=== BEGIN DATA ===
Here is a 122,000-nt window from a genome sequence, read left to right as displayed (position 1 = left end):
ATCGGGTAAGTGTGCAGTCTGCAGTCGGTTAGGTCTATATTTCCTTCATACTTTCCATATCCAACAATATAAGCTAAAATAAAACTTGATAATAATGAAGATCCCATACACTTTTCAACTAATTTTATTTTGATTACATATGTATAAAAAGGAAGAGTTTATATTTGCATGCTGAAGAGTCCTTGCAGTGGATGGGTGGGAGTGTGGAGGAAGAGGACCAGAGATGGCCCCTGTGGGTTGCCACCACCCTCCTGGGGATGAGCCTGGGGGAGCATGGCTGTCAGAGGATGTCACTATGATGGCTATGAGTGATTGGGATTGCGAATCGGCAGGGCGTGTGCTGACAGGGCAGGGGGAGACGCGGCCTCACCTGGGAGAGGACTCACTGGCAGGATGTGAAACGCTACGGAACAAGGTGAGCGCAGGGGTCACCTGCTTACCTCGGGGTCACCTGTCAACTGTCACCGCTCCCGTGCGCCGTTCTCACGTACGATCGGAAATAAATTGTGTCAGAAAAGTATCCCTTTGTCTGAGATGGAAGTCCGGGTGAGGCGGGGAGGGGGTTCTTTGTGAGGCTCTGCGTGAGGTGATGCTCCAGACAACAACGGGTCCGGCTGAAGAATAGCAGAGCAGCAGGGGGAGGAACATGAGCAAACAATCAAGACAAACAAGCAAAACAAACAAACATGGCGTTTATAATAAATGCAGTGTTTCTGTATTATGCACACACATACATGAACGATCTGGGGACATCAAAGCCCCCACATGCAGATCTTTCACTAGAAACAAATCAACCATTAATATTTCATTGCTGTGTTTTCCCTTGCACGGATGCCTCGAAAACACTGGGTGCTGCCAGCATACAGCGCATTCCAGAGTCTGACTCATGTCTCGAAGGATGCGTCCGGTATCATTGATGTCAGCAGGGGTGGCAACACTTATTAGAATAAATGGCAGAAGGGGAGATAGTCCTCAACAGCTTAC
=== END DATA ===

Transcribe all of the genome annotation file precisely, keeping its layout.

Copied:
Here is a 122,000-nt window from a genome sequence, read left to right as displayed (position 1 = left end):
ATCGGGTAAGTGTGCAGTCTGCAGTCGGTTAGGTCTATATTTCCTTCATACTTTCCATATCCAACAATATAAGCTAAAATAAAACTTGATAATAATGAAGATCCCATACACTTTTCAACTAATTTTATTTTGATTACATATGTATAAAAAGGAAGAGTTTATATTTGCATGCTGAAGAGTCCTTGCAGTGGATGGGTGGGAGTGTGGAGGAAGAGGACCAGAGATGGCCCCTGTGGGTTGCCACCACCCTCCTGGGGATGAGCCTGGGGGAGCATGGCTGTCAGAGGATGTCACTATGATGGCTATGAGTGATTGGGATTGCGAATCGGCAGGGCGTGTGCTGACAGGGCAGGGGGAGACGCGGCCTCACCTGGGAGAGGACTCACTGGCAGGATGTGAAACGCTACGGAACAAGGTGAGCGCAGGGGTCACCTGCTTACCTCGGGGTCACCTGTCAACTGTCACCGCTCCCGTGCGCCGTTCTCACGTACGATCGGAAATAAATTGTGTCAGAAAAGTATCCCTTTGTCTGAGATGGAAGTCCGGGTGAGGCGGGGAGGGGGTTCTTTGTGAGGCTCTGCGTGAGGTGATGCTCCAGACAACAACGGGTCCGGCTGAAGAATAGCAGAGCAGCAGGGGGAGGAACATGAGCAAACAATCAAGACAAACAAGCAAAACAAACAAACATGGCGTTTATAATAAATGCAGTGTTTCTGTATTATGCACACACATACATGAACGATCTGGGGACATCAAAGCCCCCACATGCAGATCTTTCACTAGAAACAAATCAACCATTAATATTTCATTGCTGTGTTTTCCCTTGCACGGATGCCTCGAAAACACTGGGTGCTGCCAGCATACAGCGCATTCCAGAGTCTGACTCATGTCTCGAAGGATGCGTCCGGTATCATTGATGTCAGCAGGGGTGGCAACACTTATTAGAATAAATGGCAGAAGGGGAGATAGTCCTCAACAGCTTAC